How To Stay Positive When Clearing Out a Deceased Loved One’s Home

Clearing out a loved one's home after they've died will never be a completely happy affair, but it doesn't have to be a dark and depressing task either. Take a look at these three ways to keep your positivity up while clearing out your late family member's estate.

Prepare Well in Advance

One of the best ways to keep your mood up when clearing out your loved one's home is to prepare well in advance. You're already going to be feeling emotional about sorting through their belongings; the last thing you need is to feel stressed and overwhelmed on top of that.

The first step you should take when preparing is to create a realistic schedule. One of the most common reasons why people get overwhelmed when clearing their loved one's estate is that they set themselves an unrealistic goal. You may want to get through everything as quickly as possible, but when you have a lifetime of belongings to sort, you won't be able to complete the task in a few hours. Instead, plan a schedule that allows you to tackle one or two rooms a day.

On top of time management, bringing the right supplies will also go a long way in keep stress levels down when you're clearing the house. Bring storage boxes to put keepsakes in, and don't forget labels and markers to keep everything organised. You'll also need bin bags for belongings that need to be thrown away, and you may want to bring gloves and cleaning supplies too.

Don't Feel Guilty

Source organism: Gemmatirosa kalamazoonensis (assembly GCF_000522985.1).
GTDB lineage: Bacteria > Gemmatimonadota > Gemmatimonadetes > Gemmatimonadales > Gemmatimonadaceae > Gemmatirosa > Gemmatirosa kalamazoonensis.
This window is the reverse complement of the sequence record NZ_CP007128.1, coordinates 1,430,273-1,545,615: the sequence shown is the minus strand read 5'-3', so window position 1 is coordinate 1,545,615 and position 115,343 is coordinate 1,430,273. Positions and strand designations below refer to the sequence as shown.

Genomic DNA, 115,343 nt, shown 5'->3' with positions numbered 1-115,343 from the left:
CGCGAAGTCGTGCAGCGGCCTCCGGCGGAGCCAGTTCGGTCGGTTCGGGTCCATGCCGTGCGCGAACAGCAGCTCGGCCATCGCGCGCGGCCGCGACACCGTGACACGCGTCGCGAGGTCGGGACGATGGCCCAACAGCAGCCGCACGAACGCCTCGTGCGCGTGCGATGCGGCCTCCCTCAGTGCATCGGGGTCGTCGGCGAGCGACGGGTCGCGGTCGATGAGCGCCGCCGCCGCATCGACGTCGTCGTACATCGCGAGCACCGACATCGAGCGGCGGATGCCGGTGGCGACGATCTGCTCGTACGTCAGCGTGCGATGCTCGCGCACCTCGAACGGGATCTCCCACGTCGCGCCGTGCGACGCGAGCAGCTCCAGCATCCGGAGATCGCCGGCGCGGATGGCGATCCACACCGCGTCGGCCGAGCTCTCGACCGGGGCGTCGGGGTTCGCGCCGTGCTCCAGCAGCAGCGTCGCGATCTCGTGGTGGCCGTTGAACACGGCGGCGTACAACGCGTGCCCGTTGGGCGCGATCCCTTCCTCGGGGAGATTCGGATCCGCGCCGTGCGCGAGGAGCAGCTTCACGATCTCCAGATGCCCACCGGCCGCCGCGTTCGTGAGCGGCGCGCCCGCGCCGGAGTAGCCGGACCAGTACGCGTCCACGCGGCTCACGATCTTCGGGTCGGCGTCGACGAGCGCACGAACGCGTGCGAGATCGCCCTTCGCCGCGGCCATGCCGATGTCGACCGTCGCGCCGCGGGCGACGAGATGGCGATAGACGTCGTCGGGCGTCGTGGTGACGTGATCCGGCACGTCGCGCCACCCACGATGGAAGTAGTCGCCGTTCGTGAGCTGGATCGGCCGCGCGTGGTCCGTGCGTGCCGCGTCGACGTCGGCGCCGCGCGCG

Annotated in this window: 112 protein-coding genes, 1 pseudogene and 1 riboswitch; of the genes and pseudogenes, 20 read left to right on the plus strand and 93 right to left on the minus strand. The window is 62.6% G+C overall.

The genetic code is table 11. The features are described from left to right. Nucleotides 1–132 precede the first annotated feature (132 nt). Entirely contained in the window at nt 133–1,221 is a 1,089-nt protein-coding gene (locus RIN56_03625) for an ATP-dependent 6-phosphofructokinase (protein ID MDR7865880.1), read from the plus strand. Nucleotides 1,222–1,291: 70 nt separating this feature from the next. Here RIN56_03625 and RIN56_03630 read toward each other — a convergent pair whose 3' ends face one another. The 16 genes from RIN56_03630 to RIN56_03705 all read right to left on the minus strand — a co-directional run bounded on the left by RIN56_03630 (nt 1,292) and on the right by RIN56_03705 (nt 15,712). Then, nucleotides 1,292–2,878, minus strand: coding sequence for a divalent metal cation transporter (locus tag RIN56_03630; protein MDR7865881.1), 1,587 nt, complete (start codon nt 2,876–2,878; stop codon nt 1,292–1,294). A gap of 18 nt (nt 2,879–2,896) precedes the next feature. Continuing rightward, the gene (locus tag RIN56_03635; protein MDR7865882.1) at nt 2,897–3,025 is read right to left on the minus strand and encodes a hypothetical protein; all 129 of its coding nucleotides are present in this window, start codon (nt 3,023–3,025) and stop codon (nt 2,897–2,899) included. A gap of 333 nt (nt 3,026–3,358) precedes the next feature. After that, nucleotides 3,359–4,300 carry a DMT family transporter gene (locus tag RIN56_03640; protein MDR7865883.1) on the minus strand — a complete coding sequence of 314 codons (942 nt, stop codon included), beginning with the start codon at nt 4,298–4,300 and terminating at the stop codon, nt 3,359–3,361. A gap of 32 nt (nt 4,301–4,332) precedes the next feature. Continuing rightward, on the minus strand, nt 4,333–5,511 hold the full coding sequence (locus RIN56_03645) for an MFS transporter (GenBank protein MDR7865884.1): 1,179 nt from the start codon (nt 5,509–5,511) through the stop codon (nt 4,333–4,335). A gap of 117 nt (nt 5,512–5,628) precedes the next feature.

When sorting out items to throw away or donate to charity, it's important that you don't make yourself feel guilty. Often, loved ones feel they're disrespecting their family member by throwing away items they once used. However, you should remember that all those belongings were there to be used at the moment, not to be kept forever.

Above all else, the only important things you need to keep are memories. Whether they come in the form of photographs, particularly special items, old diaries, jewellery or something else entirely, these memories are what your loved one would want you to hold dear. Discarding items that don't hold sentiment or meaning is nothing to feel guilty about; it's simply part of moving on.

Donate Some of the Cash

If your loved one had valuable belongings that don't hold enough sentimental value to keep, the best thing to do is sell them via a deceased estates clearance company. However, some people find themselves feeling guilty about 'profiting' off of their loved one's belongings.

It's important to remember that your loved one would be happy for you to have that money, but if you're still feeling uncomfortable, why not donate some of it to charity? Choose your family member's favourite organisation or pick one that relates to their life or passing in some way, and pass on a portion of the estate proceeds to them. That way, you can feel positive about doing something good with the money.